Breast Cancer Diagnosis and Screening
Am Fam Physician. 2000 Aug 1;62(3):596-602.
See related patient information handout on screening for breast cancer, written by the author of this article.
Approximately 180,000 new cases of breast cancer are diagnosed annually, accounting for about 48,000 deaths per year in the United States. The screening guidelines for the diagnosis of breast cancer are continually changing. Because of increased awareness of the signs and symptoms of breast cancer and the use of screening mammograms, breast cancers are increasingly being diagnosed at earlier stages. Annual mammograms and clinical breast examinations are recommended for women older than 40 years. Women older than 20 years should be encouraged to do monthly breast self-examinations, and women between 20 and 39 years of age should have a clinical breast examination every three years. These guidelines are modified for women with risk factors, particularly those with a strong family history of breast cancer. Ultrasonographic studies are most useful to evaluate cystic breast masses. For solid masses, diagnostic biopsy techniques include fine-needle aspiration, core biopsy and excisional biopsy.
Breast cancer is the second most commonly diagnosed cancer among women, after skin cancer.1 Approximately 182,800 new cases of invasive breast cancer will be diagnosed among women in the United States during 2000.1 After increasing about 4 percent per year during the 1980s, breast cancer rates leveled off in the 1990s to about 110 cases per 100,000 per year.1 Breast cancer is the second leading cause of cancer death in women, after lung cancer. Approximately 48,800 American women are expected to die of breast cancer in 2000.1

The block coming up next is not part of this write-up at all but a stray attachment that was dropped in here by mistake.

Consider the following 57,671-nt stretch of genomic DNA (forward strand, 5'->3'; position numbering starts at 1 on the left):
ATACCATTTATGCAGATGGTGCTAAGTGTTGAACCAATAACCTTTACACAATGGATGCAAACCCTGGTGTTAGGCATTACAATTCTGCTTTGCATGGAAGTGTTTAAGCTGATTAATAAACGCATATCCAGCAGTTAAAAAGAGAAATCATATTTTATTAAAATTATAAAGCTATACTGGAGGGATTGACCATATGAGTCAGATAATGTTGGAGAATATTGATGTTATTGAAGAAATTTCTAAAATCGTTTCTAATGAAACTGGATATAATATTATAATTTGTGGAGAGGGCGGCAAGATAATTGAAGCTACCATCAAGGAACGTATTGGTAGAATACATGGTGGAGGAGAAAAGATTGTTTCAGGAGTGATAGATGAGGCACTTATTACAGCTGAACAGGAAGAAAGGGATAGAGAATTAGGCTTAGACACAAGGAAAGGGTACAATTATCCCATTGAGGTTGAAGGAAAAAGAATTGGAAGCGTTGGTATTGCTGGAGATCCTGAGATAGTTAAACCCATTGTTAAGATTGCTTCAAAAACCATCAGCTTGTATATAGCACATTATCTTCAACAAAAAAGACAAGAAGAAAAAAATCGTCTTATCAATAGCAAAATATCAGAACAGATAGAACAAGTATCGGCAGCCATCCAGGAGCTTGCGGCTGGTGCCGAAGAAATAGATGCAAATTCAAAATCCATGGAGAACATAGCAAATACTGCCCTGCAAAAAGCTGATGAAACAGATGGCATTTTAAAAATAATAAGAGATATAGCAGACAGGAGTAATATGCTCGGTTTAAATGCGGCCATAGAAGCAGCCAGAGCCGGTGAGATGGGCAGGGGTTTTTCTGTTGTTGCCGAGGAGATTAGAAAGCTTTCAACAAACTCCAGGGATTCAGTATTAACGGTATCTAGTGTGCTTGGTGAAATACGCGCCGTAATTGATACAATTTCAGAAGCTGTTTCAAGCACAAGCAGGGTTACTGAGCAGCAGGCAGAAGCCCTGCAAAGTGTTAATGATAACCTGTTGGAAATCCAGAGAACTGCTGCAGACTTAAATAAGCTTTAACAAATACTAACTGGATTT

The incidence of breast cancer increases with age (Table 1).2 White women are more likely to develop breast cancer than black women. The incidence of breast cancer in white women in 1993 was about 113 cases per 100,000 women and in black women, 100 cases per 100,000.2 However, black women younger than 50 years have a higher incidence of breast cancer than white women. In 1993, black women were more likely to die of breast cancer than white women.2 Although breast cancer usually is associated with women, 1 percent of breast cancers occur in men. Men should be aware of the relevant risk factors, including family history, and be encouraged to report any changes in their breasts to a physician.
Estimated New Breast Cancer Cases in Women by Age
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Several well-established risk factors (Table 2) are associated with the development of breast cancer,3 primarily age and female sex.4 Family history is highly significant in a first-degree relative (i.e., mother, sister, daughter) especially if the cancer has been diagnosed pre-menopausally.3 Women who have pre-menopausal first-degree relatives with breast cancer have a three- to fourfold increased risk of developing breast cancer than women who do not. Having several second-degree relatives with breast cancer may further increase the risk of developing breast cancer, but this risk has not been quantified. It is important to note that most women with breast cancer have no identifiable risk factors.
TABLE 2 Risk Factors for Breast Cancer
Risk Factors for Breast Cancer
Age greater than 50 years
Prior history of breast cancer
Early menarche, before age 12
Late menopause, after age 50
Age greater than 30 at first birth
High socioeconomic status
Atypical hyperplasia on biopsy
Ionizing radiation exposure
Information from Madigan PM, Ziegler RG, Benichou J, Byrne C, Hoover RN. Proportion of breast cancer cases in the United States explained by well-established risk factors. J Natl Cancer Inst 1987;87:1681–5.